She added: “It is appalling that despite repeated calls from UN human rights experts to quash his death sentence and release him, Iranian authorities have instead decided to push for this irreversible injustice. They must immediately halt any plans to execute Djalali and end their shocking assault on his right to life.
“We call on members of the international community to immediately intervene, including through their embassies in Tehran, to save Ahmadreza Djalali’s life before it is too late.”


Israel extradites woman wanted for sex crimes to Australia

Israel extradites woman wanted for sex crimes to Australia
Updated 29 min 30 sec ago

Israel extradites woman wanted for sex crimes to Australia

Israel extradites woman wanted for sex crimes to Australia
  • Malka Leifer had been fighting extradition from Israel since 2014
  • She faces 74 charges of child sex abuse that she allegedly committed while teaching in Melbourne

JERUSALEM: Israeli authorities on Monday extradited a woman wanted on 74 charges of child sex abuse in Australia, following a six-year legal battle that had strained relations between the two governments.
Malka Leifer, a former teacher accused of sexually abusing several former students at a Jewish school in Melbourne, had been fighting extradition from Israel since 2014. Leifer maintains her innocence and the protracted court case and repeated delays over her extradition drew criticism from Australian officials as well as the country’s Jewish leaders.
Israeli media photographed Leifer boarding a plane at Ben Gurion Airport early Monday, her ankles and wrists shackled. Her lawyer, Nick Kaufman, confirmed the extradition.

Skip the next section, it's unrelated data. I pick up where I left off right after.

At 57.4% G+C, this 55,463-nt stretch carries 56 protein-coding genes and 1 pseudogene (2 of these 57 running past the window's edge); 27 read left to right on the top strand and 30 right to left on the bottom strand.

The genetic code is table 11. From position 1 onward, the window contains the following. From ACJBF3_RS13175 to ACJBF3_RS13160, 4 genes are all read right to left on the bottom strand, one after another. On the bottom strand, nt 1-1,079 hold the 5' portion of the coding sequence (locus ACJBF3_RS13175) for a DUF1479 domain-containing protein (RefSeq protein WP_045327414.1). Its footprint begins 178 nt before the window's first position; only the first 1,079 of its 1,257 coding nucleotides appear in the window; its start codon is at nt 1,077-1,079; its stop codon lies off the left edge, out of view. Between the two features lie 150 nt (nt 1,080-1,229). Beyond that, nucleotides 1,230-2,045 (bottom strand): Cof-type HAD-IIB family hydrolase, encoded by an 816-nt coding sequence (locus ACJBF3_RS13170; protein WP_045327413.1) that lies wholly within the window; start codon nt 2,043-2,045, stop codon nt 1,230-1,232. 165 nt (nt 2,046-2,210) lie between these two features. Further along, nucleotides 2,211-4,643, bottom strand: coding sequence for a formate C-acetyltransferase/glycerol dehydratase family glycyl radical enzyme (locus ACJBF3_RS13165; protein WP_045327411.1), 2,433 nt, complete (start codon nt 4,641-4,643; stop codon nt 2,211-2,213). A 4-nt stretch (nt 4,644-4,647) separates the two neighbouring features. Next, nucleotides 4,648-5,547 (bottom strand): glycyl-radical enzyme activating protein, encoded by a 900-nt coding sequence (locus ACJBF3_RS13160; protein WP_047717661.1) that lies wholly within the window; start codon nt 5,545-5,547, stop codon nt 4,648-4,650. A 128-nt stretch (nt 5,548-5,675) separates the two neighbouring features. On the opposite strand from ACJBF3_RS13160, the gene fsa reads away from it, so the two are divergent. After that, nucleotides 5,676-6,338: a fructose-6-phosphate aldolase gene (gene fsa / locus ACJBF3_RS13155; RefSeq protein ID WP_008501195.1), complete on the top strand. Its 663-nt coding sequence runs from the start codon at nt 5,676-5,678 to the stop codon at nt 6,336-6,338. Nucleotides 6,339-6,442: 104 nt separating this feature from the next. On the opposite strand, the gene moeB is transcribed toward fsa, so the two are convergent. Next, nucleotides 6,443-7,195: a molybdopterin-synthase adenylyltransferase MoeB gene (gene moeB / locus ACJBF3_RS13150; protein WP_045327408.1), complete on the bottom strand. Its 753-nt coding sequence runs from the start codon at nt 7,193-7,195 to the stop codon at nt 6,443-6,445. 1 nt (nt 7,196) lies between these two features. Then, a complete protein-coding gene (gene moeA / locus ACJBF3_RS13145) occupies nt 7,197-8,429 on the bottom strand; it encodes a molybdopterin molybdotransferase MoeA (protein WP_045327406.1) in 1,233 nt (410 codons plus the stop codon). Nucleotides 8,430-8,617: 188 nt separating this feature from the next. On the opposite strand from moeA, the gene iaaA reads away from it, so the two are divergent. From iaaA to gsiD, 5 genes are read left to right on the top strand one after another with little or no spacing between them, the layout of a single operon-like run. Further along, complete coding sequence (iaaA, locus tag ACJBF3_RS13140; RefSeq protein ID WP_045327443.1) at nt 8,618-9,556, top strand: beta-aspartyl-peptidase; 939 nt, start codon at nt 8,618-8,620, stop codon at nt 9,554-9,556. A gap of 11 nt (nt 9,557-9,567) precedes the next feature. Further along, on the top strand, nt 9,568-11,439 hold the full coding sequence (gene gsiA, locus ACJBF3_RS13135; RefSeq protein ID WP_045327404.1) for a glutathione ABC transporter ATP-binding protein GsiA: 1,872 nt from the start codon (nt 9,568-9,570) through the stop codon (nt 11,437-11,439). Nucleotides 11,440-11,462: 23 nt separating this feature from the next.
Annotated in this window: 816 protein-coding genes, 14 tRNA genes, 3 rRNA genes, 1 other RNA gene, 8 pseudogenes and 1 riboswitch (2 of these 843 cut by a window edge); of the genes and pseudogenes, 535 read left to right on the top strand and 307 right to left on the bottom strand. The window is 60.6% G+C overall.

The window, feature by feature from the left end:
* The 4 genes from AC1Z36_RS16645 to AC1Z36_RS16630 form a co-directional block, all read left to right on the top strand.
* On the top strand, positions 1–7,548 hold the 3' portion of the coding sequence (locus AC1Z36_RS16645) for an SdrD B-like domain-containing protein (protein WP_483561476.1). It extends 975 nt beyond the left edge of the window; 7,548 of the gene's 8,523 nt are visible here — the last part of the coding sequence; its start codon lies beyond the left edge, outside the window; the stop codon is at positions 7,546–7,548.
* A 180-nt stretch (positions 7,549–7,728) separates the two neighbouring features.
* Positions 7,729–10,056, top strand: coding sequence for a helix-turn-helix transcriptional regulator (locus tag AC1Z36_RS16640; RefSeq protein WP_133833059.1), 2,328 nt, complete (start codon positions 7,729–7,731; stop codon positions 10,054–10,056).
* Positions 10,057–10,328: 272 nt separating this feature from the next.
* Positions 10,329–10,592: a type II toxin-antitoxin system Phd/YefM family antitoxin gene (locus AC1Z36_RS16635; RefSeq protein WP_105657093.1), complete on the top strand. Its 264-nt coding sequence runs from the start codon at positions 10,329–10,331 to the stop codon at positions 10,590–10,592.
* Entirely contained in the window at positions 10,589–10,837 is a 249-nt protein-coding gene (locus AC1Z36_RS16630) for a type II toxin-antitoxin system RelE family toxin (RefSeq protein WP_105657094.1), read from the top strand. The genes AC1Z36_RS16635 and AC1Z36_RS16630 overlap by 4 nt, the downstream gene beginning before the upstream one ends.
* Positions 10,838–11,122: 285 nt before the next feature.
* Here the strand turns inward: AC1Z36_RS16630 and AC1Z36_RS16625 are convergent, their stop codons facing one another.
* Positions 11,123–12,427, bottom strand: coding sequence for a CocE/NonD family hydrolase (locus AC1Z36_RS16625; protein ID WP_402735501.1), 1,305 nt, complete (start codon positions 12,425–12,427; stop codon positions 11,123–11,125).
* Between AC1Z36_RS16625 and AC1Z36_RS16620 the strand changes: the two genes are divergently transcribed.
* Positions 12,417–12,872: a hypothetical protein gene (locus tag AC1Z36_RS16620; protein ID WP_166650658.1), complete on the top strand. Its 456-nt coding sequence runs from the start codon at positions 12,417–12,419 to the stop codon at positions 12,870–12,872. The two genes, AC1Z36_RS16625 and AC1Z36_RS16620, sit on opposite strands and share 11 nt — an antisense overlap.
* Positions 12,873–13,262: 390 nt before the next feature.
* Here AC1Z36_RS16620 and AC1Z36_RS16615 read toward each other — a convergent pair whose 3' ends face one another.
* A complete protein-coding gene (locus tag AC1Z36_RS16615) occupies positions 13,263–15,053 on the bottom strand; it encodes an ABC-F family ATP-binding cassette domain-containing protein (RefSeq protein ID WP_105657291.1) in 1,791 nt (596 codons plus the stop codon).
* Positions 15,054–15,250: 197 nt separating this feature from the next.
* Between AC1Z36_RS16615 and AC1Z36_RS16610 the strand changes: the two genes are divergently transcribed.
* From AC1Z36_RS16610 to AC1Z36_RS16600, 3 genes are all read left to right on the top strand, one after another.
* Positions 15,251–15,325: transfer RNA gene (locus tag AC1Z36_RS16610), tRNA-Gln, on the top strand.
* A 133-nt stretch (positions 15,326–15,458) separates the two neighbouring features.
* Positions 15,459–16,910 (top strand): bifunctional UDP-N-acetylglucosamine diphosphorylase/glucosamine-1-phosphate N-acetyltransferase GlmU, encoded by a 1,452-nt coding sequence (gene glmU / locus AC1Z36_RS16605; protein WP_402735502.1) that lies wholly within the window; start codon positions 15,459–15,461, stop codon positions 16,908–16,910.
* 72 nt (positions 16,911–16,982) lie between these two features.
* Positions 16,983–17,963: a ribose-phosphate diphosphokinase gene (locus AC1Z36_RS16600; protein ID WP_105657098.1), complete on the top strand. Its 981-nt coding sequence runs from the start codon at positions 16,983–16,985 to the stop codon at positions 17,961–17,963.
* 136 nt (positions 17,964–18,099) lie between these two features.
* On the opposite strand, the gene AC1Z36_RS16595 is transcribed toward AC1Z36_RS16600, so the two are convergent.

The Hebrew-language news site Ynet reported that she boarded a flight to Frankfurt, where she would transfer to another flight bound for Australia.
Her departure was timed so that she left the country before Israel’s shutdown of the airport at midnight due to the country’s coronavirus outbreak.
In December, the Supreme Court rejected a final appeal against her extradition, and Israel’s justice minister signed the order to send her to Australia.
Leifer faces 74 charges of child sex abuse that she allegedly committed while teaching in Melbourne.
As accusations against her began surfacing in 2008, Israeli-born Leifer left the school and returned to Israel, where she has lived since.
Critics, including Leifer’s alleged victims, had accused Israeli authorities of dragging out the case for far too long, while Leifer claimed she was mentally unfit to stand trial.
Last year, an Israeli psychiatric panel determined Leifer was lying about her mental condition, setting in motion the extradition.
Avi Nissenkorn, Israel’s former justice minister who had signed the extradition order, wrote on Twitter: “I promised that I would not hinder the extradition order, and that’s what I have done. Malka Leifer’s victims will finally earn an act of justice.”
Manny Waks, head of Voice against Child Sex Abuse, an organization representing Leifer’s victims, said in a statement that “this is an incredible day for justice!”
“We can now truly look forward to Leifer facing justice in Australia on the 74 charges she is facing,” he said.